Our lesson from turning all of McDonald’s Israel restaurants into accessible environments for the blind and visually impaired.

McDonald’s Israel deployed RightHear beacons in all of its restaurants to turn them into more accessible environments for people who are blind, low vision or with other orientation challenges. In this post, we are sharing our main takeaways from this exciting collaboration.

When we started RightHear 3 years ago, we were mostly thinking about turning large complex spaces into accessible environments for our users. We were thinking about large Hotels, Shopping malls, Airports etc’. We thought that the bigger the indoor space is – the more difficult it would be to find your way inside of it for the blind or visually impaired users of ours.

We were wrong.

The truth is that it doesn’t really matter what is the size of the space, the difficulty to orientate indoors for a blind or visually impaired person in a large or a small environment – remain the same. While there are fewer chances to get lost in a small space in comparison with a larger one, the helpless feeling of where am I? And where is everything? – remain the same feeling.

Once we realized this insight, we started to think about small environments that are well distributed across the country and the power brand of McDonald’s were one of the very first to come in mind.

Working with McDonald’s Israel is inspiring on many levels and in this post, I’d like to share with you our main takeaways from it after completing almost a year of active operation in all of their restaurants across the country.

Efficiency like no others.

If you watch the movie “the Founder” you probably know what I’m about to write in this section. If you haven’t just take a minute to watch this short video from the movie about how they managed to prepare their meals from their early days.

Even today, the efficiency of McDonald’s is inspiring and this is something they are demanding from all of their vendors, including RightHear.
Because of that, we needed to plan carefully the deployment process of the beacons so all McDonald’s restaurants in the country will be accessible for the blind and visually impaired almost at the same time.
It was a challenge we’ve been able to win and took many notes along the way for future wide-scale projects.

Details oriented as hawks.

Managing large operations like McDonald’s is hard by nature, and the larger the operation is – the ability to get down to the smallest details becomes even harder.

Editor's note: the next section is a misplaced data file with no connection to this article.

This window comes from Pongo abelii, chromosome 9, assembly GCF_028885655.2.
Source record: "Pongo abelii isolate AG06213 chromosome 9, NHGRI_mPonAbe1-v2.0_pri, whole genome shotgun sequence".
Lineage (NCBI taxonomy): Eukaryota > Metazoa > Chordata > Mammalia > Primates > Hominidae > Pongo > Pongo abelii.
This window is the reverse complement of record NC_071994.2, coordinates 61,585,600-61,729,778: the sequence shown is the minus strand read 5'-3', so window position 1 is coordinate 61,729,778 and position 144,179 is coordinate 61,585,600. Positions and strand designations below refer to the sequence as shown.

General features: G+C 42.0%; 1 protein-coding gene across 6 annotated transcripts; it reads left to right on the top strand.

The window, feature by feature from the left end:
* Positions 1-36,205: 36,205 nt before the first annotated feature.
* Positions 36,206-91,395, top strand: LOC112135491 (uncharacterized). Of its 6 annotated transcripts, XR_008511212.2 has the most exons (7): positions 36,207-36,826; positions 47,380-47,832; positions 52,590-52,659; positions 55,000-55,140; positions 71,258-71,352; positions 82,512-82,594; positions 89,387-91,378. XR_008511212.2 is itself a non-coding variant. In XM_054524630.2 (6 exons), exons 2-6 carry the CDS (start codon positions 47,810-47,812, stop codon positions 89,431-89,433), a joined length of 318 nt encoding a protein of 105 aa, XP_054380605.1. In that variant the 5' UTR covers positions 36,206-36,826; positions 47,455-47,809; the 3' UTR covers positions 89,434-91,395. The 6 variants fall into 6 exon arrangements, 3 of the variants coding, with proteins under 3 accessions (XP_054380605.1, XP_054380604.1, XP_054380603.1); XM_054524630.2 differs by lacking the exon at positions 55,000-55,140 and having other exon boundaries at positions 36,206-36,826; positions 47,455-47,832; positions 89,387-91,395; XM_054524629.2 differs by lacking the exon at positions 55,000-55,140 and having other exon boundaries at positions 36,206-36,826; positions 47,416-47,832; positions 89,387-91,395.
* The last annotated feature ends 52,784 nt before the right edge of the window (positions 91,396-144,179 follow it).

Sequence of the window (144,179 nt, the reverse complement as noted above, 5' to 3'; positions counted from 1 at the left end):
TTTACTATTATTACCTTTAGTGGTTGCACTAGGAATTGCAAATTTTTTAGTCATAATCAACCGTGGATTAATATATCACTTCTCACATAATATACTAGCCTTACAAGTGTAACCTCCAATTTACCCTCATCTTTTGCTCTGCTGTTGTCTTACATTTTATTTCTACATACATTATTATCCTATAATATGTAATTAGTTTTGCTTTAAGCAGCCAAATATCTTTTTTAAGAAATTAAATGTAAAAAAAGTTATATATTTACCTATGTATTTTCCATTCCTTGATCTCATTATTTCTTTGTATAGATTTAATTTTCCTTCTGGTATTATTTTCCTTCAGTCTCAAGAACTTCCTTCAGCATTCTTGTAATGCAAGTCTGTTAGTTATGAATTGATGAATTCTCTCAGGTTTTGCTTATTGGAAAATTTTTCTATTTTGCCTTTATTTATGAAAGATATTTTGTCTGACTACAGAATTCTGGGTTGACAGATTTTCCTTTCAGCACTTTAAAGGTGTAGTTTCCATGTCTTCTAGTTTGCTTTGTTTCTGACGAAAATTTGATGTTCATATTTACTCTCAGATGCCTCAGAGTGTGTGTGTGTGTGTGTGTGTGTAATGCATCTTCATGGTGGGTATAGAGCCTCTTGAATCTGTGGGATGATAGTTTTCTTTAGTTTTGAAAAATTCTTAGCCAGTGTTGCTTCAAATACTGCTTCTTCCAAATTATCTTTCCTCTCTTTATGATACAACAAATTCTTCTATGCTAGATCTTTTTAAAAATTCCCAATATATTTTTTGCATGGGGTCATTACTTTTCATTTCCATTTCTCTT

We were amazed by McDonald’s executives, at all levels, on their ability to get down to the smallest details of our mutual project. From the planning phase, through the deployment stage and even now to the maintenance and usage tracking of it. McDonald’s truly cared about every little piece that is in relation to it, which also lead me to the next thing we learned from this collaboration.

Inclusion as a strong part of the DNA.

Inclusion is not just another value on McDonald’s Company Values list. It is an inherent strong part of their DNA and this is not very common. How do I know that? Because there were 3 main signals that point at it during our work with them:

1. Part of the people that we work with at their team has disabilities. When inclusion is a strong part of your company’s DNA, you hire the best talents regardless of their ethnicity, disabilities, gender, religion or anything else.

2.McDonald’s immediate understanding of the importance of turning their restaurants into more accessible environments for the blind and visually impaired is another signal. Unfortunately, not all the companies that we work with understand the importance and impact of RightHear as quickly as the executives at McDonald’s did.

3. It’s been almost a year since we completed the deployment of the system at all McDonald’s restaurants and yet, they haven’t published almost anything about it. “This collaboration with you is not about the press or the marketing effect it will create for us, but about its core social impact, it makes for an audience that we truly care about” – as one of McDonald’s VP told me.

After almost a year since we completed the deployment of our accessible spots (beacons) at all of McDonald’s restaurants in Israel and by doing that, turning them into more accessible for people who are blind, visually impaired or with other orientation challenges – we are happy to announce that McDonald’s is RightHear!

Watch the video about this exciting collaboration:

Want to learn more about this case study? – contact us.

Now that McDonald’s is RightHear, what about your venue?